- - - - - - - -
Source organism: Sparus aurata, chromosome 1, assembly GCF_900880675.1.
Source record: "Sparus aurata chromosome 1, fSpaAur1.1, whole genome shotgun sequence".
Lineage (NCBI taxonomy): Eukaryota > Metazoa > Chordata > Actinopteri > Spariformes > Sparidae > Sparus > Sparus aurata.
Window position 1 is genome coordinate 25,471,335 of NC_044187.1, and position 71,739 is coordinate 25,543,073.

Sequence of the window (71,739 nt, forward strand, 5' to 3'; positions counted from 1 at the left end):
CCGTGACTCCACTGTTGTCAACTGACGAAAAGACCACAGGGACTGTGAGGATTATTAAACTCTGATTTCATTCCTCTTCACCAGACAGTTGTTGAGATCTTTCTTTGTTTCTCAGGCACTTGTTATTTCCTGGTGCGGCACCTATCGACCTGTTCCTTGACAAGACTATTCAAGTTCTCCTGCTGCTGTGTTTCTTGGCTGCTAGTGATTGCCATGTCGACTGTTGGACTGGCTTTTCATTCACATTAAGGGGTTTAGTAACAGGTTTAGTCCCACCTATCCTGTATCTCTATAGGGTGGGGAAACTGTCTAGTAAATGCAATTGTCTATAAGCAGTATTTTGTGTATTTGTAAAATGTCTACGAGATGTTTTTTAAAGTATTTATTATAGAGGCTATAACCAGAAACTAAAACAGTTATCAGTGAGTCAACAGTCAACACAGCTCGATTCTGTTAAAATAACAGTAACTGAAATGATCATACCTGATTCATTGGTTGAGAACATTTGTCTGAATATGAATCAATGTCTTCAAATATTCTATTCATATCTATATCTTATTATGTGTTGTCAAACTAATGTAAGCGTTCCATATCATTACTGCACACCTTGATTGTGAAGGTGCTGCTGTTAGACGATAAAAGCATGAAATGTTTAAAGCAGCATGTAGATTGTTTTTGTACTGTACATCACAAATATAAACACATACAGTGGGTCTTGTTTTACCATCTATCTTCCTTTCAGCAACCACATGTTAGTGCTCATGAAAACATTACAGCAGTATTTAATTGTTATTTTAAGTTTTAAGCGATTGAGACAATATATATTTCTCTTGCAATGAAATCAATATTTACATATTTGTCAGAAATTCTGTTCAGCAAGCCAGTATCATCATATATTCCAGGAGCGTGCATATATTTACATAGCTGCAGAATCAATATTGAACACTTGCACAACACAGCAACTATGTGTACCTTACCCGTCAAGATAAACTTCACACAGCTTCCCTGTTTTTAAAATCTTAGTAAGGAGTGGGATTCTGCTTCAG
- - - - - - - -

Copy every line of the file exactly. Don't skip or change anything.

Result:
Source organism: Sparus aurata, chromosome 1, assembly GCF_900880675.1.
Source record: "Sparus aurata chromosome 1, fSpaAur1.1, whole genome shotgun sequence".
Lineage (NCBI taxonomy): Eukaryota > Metazoa > Chordata > Actinopteri > Spariformes > Sparidae > Sparus > Sparus aurata.
Window position 1 is genome coordinate 25,471,335 of NC_044187.1, and position 71,739 is coordinate 25,543,073.

Sequence of the window (71,739 nt, forward strand, 5' to 3'; positions counted from 1 at the left end):
CCGTGACTCCACTGTTGTCAACTGACGAAAAGACCACAGGGACTGTGAGGATTATTAAACTCTGATTTCATTCCTCTTCACCAGACAGTTGTTGAGATCTTTCTTTGTTTCTCAGGCACTTGTTATTTCCTGGTGCGGCACCTATCGACCTGTTCCTTGACAAGACTATTCAAGTTCTCCTGCTGCTGTGTTTCTTGGCTGCTAGTGATTGCCATGTCGACTGTTGGACTGGCTTTTCATTCACATTAAGGGGTTTAGTAACAGGTTTAGTCCCACCTATCCTGTATCTCTATAGGGTGGGGAAACTGTCTAGTAAATGCAATTGTCTATAAGCAGTATTTTGTGTATTTGTAAAATGTCTACGAGATGTTTTTTAAAGTATTTATTATAGAGGCTATAACCAGAAACTAAAACAGTTATCAGTGAGTCAACAGTCAACACAGCTCGATTCTGTTAAAATAACAGTAACTGAAATGATCATACCTGATTCATTGGTTGAGAACATTTGTCTGAATATGAATCAATGTCTTCAAATATTCTATTCATATCTATATCTTATTATGTGTTGTCAAACTAATGTAAGCGTTCCATATCATTACTGCACACCTTGATTGTGAAGGTGCTGCTGTTAGACGATAAAAGCATGAAATGTTTAAAGCAGCATGTAGATTGTTTTTGTACTGTACATCACAAATATAAACACATACAGTGGGTCTTGTTTTACCATCTATCTTCCTTTCAGCAACCACATGTTAGTGCTCATGAAAACATTACAGCAGTATTTAATTGTTATTTTAAGTTTTAAGCGATTGAGACAATATATATTTCTCTTGCAATGAAATCAATATTTACATATTTGTCAGAAATTCTGTTCAGCAAGCCAGTATCATCATATATTCCAGGAGCGTGCATATATTTACATAGCTGCAGAATCAATATTGAACACTTGCACAACACAGCAACTATGTGTACCTTACCCGTCAAGATAAACTTCACACAGCTTCCCTGTTTTTAAAATCTTAGTAAGGAGTGGGATTCTGCTTCAG